The one who doesn’t know how to ask is the most misunderstood, though. It’s not that he doesn’t know how to ask. He does. He tried. The one who doesn’t know how to ask started out as the “evil” one. He asked until he was blue in the face but no one wanted to answer him. He’s the second son who wasn’t handled gently, with kindness and love, but with anger and intolerance. He’s sporting a set of broken teeth. It’s not that he no longer knows how to ask, rather he doesn’t care to anymore. He’s utterly spent. Emotionally exhausted. So completely sick of faith and the faithful that he doesn’t even care to try. Go apologize.

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There is No Derech

About a month ago, a friend of mine shared a Humans of New York photo of a rabbi, clearly not Orthodox, whose message sparked a huge debate among my friends:

“I’m a rabbi. But I don’t try to provide any answers. I tell people what tradition says, and if they find meaning in it, and it works for them, then they are welcome to apply it. If not, we’ll look at other possibilities. I think that every generation has a responsibility to create its own understanding of religion. I believe God can grow as we do. I could be accused of diluting Judaism, but I think that if it has no relevance to people’s lives, Judaism will cease to exist.”

The purists (some of whom were not even Orthodox) among my friends ridiculed him has a Reform or Reconstructionist well-meaning idiot who was turning Judaism into something you pick out at a lunch counter. One of my friends called it “Shoot from the hip feel-good crap.” Another, who isn’t Orthodox, kept calling for the “truth” as opposed to whatever this rabbi was selling. I happen to be Orthodox, but the direction the conversation was taking bothered me considerably. Mostly because I wholeheartedly agreed with that rabbi’s message.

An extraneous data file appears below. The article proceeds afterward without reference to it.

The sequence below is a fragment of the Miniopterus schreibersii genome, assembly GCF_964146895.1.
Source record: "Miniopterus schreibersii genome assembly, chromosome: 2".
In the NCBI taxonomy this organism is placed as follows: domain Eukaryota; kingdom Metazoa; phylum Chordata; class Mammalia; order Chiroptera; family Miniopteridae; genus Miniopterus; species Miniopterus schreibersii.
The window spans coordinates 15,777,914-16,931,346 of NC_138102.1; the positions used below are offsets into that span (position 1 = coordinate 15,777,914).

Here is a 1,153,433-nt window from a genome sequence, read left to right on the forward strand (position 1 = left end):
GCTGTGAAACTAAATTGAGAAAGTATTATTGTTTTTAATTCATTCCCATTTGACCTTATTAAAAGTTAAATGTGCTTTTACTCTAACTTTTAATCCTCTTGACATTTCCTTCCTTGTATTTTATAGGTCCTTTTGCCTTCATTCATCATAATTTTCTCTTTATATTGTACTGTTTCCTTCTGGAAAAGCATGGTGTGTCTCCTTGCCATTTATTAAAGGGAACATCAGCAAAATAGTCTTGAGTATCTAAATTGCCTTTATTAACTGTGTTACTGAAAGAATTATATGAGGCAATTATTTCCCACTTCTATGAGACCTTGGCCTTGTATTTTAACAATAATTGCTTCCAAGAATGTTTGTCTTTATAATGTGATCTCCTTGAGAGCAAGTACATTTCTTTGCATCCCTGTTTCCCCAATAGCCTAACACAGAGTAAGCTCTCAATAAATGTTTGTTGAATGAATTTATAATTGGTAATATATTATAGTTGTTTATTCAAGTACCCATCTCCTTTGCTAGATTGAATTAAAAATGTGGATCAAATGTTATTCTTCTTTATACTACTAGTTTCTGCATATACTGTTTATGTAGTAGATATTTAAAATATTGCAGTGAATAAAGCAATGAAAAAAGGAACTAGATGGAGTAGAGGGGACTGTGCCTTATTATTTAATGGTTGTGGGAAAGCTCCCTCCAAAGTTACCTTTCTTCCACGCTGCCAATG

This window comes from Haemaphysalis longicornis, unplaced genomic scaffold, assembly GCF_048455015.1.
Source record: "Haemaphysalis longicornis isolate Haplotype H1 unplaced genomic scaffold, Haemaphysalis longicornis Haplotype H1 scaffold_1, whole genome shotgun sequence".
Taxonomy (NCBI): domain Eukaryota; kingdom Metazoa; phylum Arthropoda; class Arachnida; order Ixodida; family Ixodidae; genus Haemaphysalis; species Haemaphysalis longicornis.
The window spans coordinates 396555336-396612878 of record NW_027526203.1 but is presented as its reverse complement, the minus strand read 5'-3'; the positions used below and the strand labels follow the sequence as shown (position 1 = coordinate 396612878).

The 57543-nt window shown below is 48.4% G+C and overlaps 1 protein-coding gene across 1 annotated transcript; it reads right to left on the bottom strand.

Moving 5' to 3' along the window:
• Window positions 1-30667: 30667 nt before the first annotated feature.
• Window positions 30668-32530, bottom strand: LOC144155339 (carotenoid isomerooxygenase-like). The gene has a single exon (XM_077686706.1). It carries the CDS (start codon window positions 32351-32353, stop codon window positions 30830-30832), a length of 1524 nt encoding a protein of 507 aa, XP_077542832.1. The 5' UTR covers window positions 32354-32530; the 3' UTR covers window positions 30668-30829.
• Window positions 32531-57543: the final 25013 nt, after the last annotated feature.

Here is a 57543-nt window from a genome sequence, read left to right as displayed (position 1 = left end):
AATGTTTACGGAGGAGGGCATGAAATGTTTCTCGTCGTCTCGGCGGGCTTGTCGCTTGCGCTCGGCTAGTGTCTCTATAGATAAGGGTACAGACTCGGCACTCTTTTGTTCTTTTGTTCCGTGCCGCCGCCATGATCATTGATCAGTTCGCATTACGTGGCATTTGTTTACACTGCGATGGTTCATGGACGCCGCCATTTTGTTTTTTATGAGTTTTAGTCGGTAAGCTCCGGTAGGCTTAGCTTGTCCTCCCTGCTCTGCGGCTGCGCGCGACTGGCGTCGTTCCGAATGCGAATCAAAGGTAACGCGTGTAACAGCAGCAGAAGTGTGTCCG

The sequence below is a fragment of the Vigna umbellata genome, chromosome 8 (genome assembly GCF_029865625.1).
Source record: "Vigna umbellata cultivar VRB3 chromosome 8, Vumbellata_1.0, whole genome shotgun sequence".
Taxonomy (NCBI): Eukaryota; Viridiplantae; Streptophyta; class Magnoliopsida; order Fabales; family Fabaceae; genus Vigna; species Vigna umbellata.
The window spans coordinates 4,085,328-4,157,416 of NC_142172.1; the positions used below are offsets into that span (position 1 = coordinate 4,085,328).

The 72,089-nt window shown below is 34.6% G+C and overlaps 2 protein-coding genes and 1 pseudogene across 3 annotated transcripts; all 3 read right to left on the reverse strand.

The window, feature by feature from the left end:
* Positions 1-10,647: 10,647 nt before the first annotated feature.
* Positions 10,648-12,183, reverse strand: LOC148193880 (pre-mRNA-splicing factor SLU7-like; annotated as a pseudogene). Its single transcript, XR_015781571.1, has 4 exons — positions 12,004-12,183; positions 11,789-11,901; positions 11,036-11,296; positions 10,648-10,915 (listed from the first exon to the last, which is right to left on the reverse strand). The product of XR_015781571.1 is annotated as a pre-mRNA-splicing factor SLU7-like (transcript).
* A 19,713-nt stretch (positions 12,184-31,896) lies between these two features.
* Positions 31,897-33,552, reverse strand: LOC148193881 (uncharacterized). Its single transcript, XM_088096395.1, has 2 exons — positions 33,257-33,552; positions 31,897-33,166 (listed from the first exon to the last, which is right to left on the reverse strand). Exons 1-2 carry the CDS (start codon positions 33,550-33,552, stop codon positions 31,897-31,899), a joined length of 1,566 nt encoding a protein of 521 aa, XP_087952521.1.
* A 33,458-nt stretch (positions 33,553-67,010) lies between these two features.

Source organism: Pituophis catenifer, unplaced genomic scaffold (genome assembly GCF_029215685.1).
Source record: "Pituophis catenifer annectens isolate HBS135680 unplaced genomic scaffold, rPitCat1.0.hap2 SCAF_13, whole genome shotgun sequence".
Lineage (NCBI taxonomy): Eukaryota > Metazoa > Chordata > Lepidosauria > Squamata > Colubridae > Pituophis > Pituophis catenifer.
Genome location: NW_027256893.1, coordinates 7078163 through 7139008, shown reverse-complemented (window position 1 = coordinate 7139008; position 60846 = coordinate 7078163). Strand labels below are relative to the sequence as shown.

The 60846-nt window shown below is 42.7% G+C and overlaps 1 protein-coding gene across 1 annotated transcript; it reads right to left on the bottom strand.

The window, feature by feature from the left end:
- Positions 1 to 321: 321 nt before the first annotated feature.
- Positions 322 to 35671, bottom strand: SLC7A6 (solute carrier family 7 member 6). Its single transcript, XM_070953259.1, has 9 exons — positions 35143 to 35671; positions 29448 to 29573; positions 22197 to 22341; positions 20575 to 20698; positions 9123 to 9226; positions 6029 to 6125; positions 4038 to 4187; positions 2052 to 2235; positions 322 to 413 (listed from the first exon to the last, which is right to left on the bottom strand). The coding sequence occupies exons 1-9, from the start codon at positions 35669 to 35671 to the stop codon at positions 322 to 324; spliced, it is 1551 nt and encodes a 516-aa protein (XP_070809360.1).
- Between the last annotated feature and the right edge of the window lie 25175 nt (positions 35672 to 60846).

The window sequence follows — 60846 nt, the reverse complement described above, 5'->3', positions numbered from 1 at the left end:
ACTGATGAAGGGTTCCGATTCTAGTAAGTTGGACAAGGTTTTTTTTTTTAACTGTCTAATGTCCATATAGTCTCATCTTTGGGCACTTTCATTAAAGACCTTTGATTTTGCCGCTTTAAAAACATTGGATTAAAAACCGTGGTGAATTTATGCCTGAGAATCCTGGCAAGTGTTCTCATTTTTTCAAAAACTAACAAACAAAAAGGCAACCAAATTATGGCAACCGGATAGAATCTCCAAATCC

I grew up singing “Hashem is Here, Hashem is There” in kindergarten. I was Shabbos tatty a few times in nursery. I knew my chumash well in second grade, and got a few awards for my knowledge of Mishnah and Gemara in sixth grade. Lock stock and barrel I bought what my rebbeim sold me. I was a very good Jew. I went to shul three times a day when I turned thirteen. I went to Motzaei Shabbos learning programs. I was such a good Jew, that I used to believe wholeheartedly what my friends in that thread believed. I, too, at a time, couldn’t understand how a sane, rational Jew could possibly choose anything but the kind of Orthodoxy I was raised with, how a Jew could even contemplate marrying a Non-Jew, or how a Jew, or anyone for that matter, could be so blind to the obvious Creator of the universe who had made bats’ echolocation so precisely, and colored peacocks so beautifully, and engineered the human eye which is better than any camera man has ever made.

I believed all of that while losing my faith. I believed all of that even after I’d lost my faith and was forcing myself to keep Shabbos even though I no longer believed in the God it attests to. I finally did find my faith again. Well, maybe ‘again’ is the wrong word. Truth be told, I had never had faith to begin with. I had had a mantra to parrot, not faith. In finding God again, in recognizing God in my life and developing the relationship I now feel with God, I realized how lacking my faith had been when I was that person. At the time I had believed not in God but in the stories people had told me. My trust had been in my teachers, my grandparents, my family and the stories about God they had told me. Not God. In discovering God for myself and letting God into my life, I came to realize what I now believe to be the ultimate truth of true faith: God cannot be taught—God must be experienced.